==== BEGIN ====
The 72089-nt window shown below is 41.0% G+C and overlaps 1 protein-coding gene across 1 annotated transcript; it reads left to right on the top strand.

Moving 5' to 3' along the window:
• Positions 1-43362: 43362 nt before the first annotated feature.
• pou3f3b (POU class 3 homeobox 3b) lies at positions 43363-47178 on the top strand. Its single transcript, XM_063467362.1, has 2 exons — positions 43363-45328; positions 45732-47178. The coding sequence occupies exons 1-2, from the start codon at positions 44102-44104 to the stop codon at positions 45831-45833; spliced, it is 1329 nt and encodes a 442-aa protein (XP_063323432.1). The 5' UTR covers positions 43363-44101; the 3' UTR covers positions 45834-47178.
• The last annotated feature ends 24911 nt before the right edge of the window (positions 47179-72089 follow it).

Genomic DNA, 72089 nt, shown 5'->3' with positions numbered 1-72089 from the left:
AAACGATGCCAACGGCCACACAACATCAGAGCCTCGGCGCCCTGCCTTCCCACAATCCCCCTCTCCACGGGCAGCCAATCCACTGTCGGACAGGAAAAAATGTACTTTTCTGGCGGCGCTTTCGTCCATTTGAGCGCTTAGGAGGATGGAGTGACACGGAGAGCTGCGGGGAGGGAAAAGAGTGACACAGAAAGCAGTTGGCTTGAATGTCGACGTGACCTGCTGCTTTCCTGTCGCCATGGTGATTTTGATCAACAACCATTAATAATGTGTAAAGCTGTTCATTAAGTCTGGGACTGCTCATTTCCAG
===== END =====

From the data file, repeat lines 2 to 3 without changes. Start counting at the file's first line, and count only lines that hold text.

Moving 5' to 3' along the window:
• Positions 1-43362: 43362 nt before the first annotated feature.